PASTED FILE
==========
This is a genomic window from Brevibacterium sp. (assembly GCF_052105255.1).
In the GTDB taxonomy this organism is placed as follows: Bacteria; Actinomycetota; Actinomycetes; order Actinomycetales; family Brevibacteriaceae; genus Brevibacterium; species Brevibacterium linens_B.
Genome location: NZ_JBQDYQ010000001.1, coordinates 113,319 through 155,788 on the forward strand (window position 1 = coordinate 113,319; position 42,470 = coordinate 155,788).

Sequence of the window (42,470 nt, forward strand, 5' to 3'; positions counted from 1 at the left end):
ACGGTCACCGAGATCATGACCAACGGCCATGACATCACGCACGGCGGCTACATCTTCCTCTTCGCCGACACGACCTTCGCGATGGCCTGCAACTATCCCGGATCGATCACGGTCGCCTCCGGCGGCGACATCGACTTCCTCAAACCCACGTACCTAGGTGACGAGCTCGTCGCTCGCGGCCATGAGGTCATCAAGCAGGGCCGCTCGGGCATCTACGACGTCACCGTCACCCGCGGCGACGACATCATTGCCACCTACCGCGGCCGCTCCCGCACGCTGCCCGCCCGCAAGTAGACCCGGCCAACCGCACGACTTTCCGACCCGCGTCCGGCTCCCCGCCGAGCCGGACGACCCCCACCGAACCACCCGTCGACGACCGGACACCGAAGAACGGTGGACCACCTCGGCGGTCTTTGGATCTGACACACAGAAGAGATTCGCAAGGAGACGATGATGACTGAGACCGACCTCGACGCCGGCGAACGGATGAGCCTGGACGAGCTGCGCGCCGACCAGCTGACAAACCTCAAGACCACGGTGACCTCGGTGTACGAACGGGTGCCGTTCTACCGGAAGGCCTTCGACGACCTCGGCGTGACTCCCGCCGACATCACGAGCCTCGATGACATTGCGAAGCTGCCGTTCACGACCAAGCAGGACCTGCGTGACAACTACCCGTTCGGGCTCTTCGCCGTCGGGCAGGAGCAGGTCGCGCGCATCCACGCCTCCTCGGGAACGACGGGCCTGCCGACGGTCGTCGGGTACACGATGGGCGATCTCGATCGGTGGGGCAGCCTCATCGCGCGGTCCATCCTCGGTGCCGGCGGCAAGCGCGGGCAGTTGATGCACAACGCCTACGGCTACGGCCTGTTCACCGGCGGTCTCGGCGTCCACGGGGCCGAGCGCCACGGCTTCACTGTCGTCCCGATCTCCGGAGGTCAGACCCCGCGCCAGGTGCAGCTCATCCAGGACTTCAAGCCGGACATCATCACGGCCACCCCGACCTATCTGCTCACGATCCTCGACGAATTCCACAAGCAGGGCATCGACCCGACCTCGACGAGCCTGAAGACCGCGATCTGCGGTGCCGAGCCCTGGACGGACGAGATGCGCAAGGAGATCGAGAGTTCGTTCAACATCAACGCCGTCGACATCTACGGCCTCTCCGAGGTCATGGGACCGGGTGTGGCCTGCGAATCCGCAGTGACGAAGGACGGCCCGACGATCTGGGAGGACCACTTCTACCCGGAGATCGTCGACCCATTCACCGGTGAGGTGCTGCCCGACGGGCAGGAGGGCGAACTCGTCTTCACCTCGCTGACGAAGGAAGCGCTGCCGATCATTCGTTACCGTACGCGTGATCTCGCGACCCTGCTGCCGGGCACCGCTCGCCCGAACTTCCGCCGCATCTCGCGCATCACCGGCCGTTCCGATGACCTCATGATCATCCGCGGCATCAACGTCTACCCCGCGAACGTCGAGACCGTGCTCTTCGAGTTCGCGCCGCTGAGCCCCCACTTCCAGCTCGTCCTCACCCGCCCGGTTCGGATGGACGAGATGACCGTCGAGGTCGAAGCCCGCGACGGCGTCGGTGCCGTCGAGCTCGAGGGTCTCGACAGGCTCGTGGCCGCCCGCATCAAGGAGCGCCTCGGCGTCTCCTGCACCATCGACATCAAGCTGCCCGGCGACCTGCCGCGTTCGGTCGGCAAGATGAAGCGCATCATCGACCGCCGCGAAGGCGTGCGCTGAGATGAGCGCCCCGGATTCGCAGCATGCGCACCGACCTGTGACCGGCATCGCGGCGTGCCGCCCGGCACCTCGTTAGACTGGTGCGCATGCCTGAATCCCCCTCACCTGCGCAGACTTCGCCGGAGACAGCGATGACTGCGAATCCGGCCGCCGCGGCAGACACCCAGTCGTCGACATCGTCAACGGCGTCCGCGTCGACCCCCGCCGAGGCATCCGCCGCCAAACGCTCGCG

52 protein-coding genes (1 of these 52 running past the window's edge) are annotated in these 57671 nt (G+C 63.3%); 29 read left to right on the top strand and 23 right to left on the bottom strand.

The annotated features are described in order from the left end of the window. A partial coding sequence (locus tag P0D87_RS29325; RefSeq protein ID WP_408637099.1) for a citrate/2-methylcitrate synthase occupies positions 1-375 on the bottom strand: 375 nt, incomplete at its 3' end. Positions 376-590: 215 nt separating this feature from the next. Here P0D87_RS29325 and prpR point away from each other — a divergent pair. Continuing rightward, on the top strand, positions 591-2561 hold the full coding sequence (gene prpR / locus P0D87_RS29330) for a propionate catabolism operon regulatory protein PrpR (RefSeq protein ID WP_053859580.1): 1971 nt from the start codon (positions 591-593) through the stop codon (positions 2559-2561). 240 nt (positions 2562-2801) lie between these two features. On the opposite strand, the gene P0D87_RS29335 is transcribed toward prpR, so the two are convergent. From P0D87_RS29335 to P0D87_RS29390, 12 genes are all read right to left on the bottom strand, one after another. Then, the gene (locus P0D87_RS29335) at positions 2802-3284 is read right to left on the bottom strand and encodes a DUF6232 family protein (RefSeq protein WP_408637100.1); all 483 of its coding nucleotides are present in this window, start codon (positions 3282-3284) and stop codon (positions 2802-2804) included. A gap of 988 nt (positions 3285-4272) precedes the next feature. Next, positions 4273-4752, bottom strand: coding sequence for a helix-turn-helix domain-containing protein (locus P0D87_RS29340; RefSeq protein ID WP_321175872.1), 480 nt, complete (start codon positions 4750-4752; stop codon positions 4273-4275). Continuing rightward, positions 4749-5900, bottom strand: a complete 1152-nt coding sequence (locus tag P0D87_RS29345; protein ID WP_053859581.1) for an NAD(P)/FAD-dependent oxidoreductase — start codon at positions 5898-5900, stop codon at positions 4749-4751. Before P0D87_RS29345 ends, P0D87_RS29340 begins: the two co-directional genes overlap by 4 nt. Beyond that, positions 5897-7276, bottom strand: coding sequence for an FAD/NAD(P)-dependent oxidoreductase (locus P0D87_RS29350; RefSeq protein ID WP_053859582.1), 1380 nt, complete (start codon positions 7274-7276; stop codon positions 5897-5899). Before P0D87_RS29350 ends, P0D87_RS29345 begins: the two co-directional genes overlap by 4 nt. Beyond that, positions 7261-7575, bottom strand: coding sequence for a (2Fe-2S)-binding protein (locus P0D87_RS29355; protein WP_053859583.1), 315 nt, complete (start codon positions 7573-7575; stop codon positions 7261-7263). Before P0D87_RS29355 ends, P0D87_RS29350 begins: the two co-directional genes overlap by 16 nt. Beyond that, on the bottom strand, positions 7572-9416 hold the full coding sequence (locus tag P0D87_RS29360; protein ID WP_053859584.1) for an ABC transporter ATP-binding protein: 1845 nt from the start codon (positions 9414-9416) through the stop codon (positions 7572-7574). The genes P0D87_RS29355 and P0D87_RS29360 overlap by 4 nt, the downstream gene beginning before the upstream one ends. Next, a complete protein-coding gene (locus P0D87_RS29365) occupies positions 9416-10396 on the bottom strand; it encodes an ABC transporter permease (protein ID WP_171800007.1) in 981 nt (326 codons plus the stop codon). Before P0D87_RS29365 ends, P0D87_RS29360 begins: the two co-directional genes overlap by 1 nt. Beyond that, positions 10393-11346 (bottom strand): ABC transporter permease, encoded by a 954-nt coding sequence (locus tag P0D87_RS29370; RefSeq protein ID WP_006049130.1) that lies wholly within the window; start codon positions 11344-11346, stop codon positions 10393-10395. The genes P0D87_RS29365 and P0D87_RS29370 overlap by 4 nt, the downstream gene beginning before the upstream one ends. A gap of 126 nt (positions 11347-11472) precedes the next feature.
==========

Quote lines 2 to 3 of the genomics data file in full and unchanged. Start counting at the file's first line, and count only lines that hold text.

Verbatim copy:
In the GTDB taxonomy this organism is placed as follows: Bacteria; Actinomycetota; Actinomycetes; order Actinomycetales; family Brevibacteriaceae; genus Brevibacterium; species Brevibacterium linens_B.
Genome location: NZ_JBQDYQ010000001.1, coordinates 113,319 through 155,788 on the forward strand (window position 1 = coordinate 113,319; position 42,470 = coordinate 155,788).